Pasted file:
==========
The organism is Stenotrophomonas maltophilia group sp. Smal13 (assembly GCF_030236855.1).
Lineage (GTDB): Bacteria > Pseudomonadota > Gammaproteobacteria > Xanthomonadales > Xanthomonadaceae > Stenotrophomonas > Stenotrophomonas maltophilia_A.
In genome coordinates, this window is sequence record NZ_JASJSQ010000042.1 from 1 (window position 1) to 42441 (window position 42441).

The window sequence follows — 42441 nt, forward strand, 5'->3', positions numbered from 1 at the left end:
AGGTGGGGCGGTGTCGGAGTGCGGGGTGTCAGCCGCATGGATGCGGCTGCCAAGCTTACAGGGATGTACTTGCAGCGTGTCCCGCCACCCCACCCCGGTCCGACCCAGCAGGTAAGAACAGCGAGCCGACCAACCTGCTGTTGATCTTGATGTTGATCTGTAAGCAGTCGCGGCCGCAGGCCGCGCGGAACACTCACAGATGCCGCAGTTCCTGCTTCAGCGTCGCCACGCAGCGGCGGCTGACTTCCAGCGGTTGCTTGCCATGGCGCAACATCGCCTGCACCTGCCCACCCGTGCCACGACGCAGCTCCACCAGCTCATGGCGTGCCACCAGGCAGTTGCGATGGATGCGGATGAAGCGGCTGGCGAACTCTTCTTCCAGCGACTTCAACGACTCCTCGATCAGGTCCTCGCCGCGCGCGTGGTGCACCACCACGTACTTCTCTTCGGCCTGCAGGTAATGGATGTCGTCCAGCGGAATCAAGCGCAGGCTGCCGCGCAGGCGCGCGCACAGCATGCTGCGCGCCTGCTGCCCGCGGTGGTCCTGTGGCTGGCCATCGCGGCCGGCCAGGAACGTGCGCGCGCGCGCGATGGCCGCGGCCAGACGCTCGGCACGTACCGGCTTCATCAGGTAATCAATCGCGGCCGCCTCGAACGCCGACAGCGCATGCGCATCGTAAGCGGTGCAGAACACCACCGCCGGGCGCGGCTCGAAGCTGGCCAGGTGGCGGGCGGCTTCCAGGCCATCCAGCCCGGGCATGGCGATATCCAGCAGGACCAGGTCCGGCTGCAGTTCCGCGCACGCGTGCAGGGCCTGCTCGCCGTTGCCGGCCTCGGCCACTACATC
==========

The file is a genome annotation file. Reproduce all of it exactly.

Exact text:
The organism is Stenotrophomonas maltophilia group sp. Smal13 (assembly GCF_030236855.1).
Lineage (GTDB): Bacteria > Pseudomonadota > Gammaproteobacteria > Xanthomonadales > Xanthomonadaceae > Stenotrophomonas > Stenotrophomonas maltophilia_A.
In genome coordinates, this window is sequence record NZ_JASJSQ010000042.1 from 1 (window position 1) to 42441 (window position 42441).

The window sequence follows — 42441 nt, forward strand, 5'->3', positions numbered from 1 at the left end:
AGGTGGGGCGGTGTCGGAGTGCGGGGTGTCAGCCGCATGGATGCGGCTGCCAAGCTTACAGGGATGTACTTGCAGCGTGTCCCGCCACCCCACCCCGGTCCGACCCAGCAGGTAAGAACAGCGAGCCGACCAACCTGCTGTTGATCTTGATGTTGATCTGTAAGCAGTCGCGGCCGCAGGCCGCGCGGAACACTCACAGATGCCGCAGTTCCTGCTTCAGCGTCGCCACGCAGCGGCGGCTGACTTCCAGCGGTTGCTTGCCATGGCGCAACATCGCCTGCACCTGCCCACCCGTGCCACGACGCAGCTCCACCAGCTCATGGCGTGCCACCAGGCAGTTGCGATGGATGCGGATGAAGCGGCTGGCGAACTCTTCTTCCAGCGACTTCAACGACTCCTCGATCAGGTCCTCGCCGCGCGCGTGGTGCACCACCACGTACTTCTCTTCGGCCTGCAGGTAATGGATGTCGTCCAGCGGAATCAAGCGCAGGCTGCCGCGCAGGCGCGCGCACAGCATGCTGCGCGCCTGCTGCCCGCGGTGGTCCTGTGGCTGGCCATCGCGGCCGGCCAGGAACGTGCGCGCGCGCGCGATGGCCGCGGCCAGACGCTCGGCACGTACCGGCTTCATCAGGTAATCAATCGCGGCCGCCTCGAACGCCGACAGCGCATGCGCATCGTAAGCGGTGCAGAACACCACCGCCGGGCGCGGCTCGAAGCTGGCCAGGTGGCGGGCGGCTTCCAGGCCATCCAGCCCGGGCATGGCGATATCCAGCAGGACCAGGTCCGGCTGCAGTTCCGCGCACGCGTGCAGGGCCTGCTCGCCGTTGCCGGCCTCGGCCACTACATC